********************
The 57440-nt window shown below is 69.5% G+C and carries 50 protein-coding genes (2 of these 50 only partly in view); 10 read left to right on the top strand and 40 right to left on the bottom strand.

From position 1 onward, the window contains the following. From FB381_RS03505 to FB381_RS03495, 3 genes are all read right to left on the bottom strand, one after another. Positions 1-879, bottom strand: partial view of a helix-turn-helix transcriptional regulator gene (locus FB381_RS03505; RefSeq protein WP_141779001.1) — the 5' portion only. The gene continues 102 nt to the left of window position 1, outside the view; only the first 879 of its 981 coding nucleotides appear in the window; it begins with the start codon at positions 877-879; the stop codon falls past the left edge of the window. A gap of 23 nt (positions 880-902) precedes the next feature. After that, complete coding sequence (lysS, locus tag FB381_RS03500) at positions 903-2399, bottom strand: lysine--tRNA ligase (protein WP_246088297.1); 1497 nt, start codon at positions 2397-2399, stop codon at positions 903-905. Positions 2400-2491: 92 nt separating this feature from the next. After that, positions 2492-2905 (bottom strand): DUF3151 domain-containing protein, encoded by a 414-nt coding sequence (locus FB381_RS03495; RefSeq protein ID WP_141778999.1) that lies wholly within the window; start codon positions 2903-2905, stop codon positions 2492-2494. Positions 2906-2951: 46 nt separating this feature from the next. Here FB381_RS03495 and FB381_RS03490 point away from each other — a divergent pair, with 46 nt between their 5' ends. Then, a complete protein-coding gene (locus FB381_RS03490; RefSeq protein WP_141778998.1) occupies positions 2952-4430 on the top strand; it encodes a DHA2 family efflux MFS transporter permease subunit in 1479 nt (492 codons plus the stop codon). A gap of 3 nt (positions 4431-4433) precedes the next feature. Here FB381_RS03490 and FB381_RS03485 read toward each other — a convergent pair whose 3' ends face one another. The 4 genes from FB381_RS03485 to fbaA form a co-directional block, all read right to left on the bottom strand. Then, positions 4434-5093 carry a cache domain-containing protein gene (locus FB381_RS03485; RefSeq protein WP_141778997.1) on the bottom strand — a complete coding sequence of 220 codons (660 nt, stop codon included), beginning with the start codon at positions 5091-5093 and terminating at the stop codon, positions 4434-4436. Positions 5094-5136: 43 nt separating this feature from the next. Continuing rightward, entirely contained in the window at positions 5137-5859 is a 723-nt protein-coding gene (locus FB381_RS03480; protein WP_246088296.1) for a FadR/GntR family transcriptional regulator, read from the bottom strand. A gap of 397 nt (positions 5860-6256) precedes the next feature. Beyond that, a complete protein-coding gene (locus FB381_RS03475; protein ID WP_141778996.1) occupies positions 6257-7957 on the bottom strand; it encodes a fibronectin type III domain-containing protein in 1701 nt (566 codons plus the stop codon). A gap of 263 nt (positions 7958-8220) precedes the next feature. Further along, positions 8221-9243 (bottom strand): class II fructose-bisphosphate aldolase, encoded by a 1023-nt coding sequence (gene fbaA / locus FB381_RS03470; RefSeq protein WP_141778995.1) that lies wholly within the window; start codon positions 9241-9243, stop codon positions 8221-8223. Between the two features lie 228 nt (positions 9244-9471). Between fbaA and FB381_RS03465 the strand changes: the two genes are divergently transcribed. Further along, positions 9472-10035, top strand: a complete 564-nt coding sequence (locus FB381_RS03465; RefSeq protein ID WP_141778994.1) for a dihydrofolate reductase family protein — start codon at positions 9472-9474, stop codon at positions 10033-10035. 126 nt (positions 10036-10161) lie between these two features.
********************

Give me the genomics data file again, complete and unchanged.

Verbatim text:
The 57440-nt window shown below is 69.5% G+C and carries 50 protein-coding genes (2 of these 50 only partly in view); 10 read left to right on the top strand and 40 right to left on the bottom strand.

From position 1 onward, the window contains the following. From FB381_RS03505 to FB381_RS03495, 3 genes are all read right to left on the bottom strand, one after another. Positions 1-879, bottom strand: partial view of a helix-turn-helix transcriptional regulator gene (locus FB381_RS03505; RefSeq protein WP_141779001.1) — the 5' portion only. The gene continues 102 nt to the left of window position 1, outside the view; only the first 879 of its 981 coding nucleotides appear in the window; it begins with the start codon at positions 877-879; the stop codon falls past the left edge of the window. A gap of 23 nt (positions 880-902) precedes the next feature. After that, complete coding sequence (lysS, locus tag FB381_RS03500) at positions 903-2399, bottom strand: lysine--tRNA ligase (protein WP_246088297.1); 1497 nt, start codon at positions 2397-2399, stop codon at positions 903-905. Positions 2400-2491: 92 nt separating this feature from the next. After that, positions 2492-2905 (bottom strand): DUF3151 domain-containing protein, encoded by a 414-nt coding sequence (locus FB381_RS03495; RefSeq protein ID WP_141778999.1) that lies wholly within the window; start codon positions 2903-2905, stop codon positions 2492-2494. Positions 2906-2951: 46 nt separating this feature from the next. Here FB381_RS03495 and FB381_RS03490 point away from each other — a divergent pair, with 46 nt between their 5' ends. Then, a complete protein-coding gene (locus FB381_RS03490; RefSeq protein WP_141778998.1) occupies positions 2952-4430 on the top strand; it encodes a DHA2 family efflux MFS transporter permease subunit in 1479 nt (492 codons plus the stop codon). A gap of 3 nt (positions 4431-4433) precedes the next feature. Here FB381_RS03490 and FB381_RS03485 read toward each other — a convergent pair whose 3' ends face one another. The 4 genes from FB381_RS03485 to fbaA form a co-directional block, all read right to left on the bottom strand. Then, positions 4434-5093 carry a cache domain-containing protein gene (locus FB381_RS03485; RefSeq protein WP_141778997.1) on the bottom strand — a complete coding sequence of 220 codons (660 nt, stop codon included), beginning with the start codon at positions 5091-5093 and terminating at the stop codon, positions 4434-4436. Positions 5094-5136: 43 nt separating this feature from the next. Continuing rightward, entirely contained in the window at positions 5137-5859 is a 723-nt protein-coding gene (locus FB381_RS03480; protein WP_246088296.1) for a FadR/GntR family transcriptional regulator, read from the bottom strand. A gap of 397 nt (positions 5860-6256) precedes the next feature. Beyond that, a complete protein-coding gene (locus FB381_RS03475; protein ID WP_141778996.1) occupies positions 6257-7957 on the bottom strand; it encodes a fibronectin type III domain-containing protein in 1701 nt (566 codons plus the stop codon). A gap of 263 nt (positions 7958-8220) precedes the next feature. Further along, positions 8221-9243 (bottom strand): class II fructose-bisphosphate aldolase, encoded by a 1023-nt coding sequence (gene fbaA / locus FB381_RS03470; RefSeq protein WP_141778995.1) that lies wholly within the window; start codon positions 9241-9243, stop codon positions 8221-8223. Between the two features lie 228 nt (positions 9244-9471). Between fbaA and FB381_RS03465 the strand changes: the two genes are divergently transcribed. Further along, positions 9472-10035, top strand: a complete 564-nt coding sequence (locus FB381_RS03465; RefSeq protein ID WP_141778994.1) for a dihydrofolate reductase family protein — start codon at positions 9472-9474, stop codon at positions 10033-10035. 126 nt (positions 10036-10161) lie between these two features.